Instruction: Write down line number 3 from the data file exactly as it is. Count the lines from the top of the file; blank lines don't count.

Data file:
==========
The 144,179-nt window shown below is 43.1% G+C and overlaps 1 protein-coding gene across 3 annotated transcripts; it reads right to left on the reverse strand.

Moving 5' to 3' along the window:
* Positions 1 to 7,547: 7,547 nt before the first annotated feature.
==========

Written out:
* Positions 1 to 7,547: 7,547 nt before the first annotated feature.